Born in North London, he was the son of William Busby, a gas fitter, and Ellen King. He was always known as ‘Den’.
He left school aged 15 and joined the National Institute for Medical Research (NIMR), based in Hampstead. They had been created in 1919, during the Spanish Flu pandemic and were involved in a lengthy, sustained project to ensure this never happened again.
His job was not very important. He had to constantly wash the glassware after scientists’ experiments. He was a ‘lab-boy’.
However, he was so keen and interested, at 16 he was promoted to be laboratory assistant to Wilson Smith, one of the leading scientists in the Institute.
It was Wilson Smith, alongside Dr Sir Christopher Andrewes, who developed the world’s first influenza vaccine. They worked on developing flu in ferrets.
They needed a guinea pig for their vaccine, so Dennis became the first person in world history to receive a flu vaccine.
And it worked. He didn’t catch it.
He felt he was lucky to join the NIMR when he did. After years of treating their staff in an ad-hoc basis, they created a proper pay structure with opportunities for promotion and a pension, just about the time Dennis joined them.
By the start of the Second World War, he was working on projects alongside Smith and Andrewes.
In 1941, he married Maureen Kingham, having two daughters, Gillian and Phillipa.
In the latter part of the war years, Dennis worked on the mass production of the typhus vaccine for the Ministry of Supply, to give to the vast amount of troops stationed abroad.
Despite this, he was still called up in 1944 and consequently served in the Royal Navy.
He was sent abroad but was immediately called back. Dr Andrewes had claimed that the NIMR could not operate successfully without him. Nevertheless, he was proud to have served in the military.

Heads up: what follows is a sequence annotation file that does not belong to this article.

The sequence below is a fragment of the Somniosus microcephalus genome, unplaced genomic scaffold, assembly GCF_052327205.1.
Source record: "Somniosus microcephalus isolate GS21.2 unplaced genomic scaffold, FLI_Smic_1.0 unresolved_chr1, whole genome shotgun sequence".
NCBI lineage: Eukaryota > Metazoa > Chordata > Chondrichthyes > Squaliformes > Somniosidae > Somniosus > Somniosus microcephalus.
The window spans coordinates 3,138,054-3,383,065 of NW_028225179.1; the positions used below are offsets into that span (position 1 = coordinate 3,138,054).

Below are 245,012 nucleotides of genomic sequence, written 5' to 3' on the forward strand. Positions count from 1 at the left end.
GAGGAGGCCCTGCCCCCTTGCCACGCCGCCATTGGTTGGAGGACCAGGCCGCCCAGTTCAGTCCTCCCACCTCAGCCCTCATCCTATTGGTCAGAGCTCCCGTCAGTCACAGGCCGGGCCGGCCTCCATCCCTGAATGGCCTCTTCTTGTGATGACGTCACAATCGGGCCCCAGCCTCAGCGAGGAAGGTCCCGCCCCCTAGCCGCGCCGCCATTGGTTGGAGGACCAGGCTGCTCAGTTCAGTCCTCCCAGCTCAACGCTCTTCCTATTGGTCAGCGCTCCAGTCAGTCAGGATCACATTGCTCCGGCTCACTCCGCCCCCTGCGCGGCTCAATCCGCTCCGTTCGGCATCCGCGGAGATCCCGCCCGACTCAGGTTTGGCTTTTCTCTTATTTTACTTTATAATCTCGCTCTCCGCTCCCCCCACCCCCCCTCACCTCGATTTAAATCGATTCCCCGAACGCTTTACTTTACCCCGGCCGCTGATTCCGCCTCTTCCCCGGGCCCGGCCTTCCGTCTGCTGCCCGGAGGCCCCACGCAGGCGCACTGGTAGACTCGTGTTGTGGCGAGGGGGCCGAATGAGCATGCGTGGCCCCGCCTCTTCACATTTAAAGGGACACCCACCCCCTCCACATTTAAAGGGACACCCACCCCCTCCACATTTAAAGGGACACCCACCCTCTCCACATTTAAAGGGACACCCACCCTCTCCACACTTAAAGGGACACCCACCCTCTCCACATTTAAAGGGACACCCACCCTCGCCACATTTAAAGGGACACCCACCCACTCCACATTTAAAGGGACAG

He was immediately seconded to the Medical Research Council for the rest of the war.
Back at NIMR, he was put in charge of overseeing the movement of the whole institute from Hampstead to Mill Hill – a vast operation.
For this he was promoted to Head Technician of the Bacteriology and Virus Department.
NIMR became the World Influenza Centre in 1947, as designated by the World Health Organisation.
He believed that the war had broken down a lot of the strict barriers between the scientists and their staff, and things had become more informal. He once called Dr Porterfield by his Christian name, James. Porterfield just carried on regardless, but Dennis was aghast at his own temerity. From that day on he reverted to ‘Sir’ for all the scientists.
But despite a less formal atmosphere, there were still separated dining rooms for scientists and their staff, right into the 1960s.
But Dr Christopher Andrewes was not less formal. Even when Dennis was in his 30s, he called him “lab-boy”. “It didn’t worry me, but I’ve always remembered that. I thought ‘Good Lord! I’m still only his lab-boy.”
In 1964 he wrote a seminal guide to lab procedures, ‘Virological Technique’, which is still used to this day.
In the 1970s, he improved conditions for keeping animals at the Institute and developed the ability to freeze-dry viruses – a major breakthrough.
Then he became Principal Technician for the whole institute, receiving an MBE. It was presented to him by the Queen.
He retired in 1979.
In retirement, Dennis and Maureen moved to Wisbech St Mary in Cambridgeshire, and then on to Horncastle in Lincolnshire. Their final move was to Ware in Hertfordshire.
He became a passionate gardener, proud of the immense number of vegetables he could produce.
Maureen died in 2006. He immediately did a parachute jump for charity – the hospice she had spent her last days in. He was 87. He said Maureen would never have allowed him to do it but would have approved of the charity.
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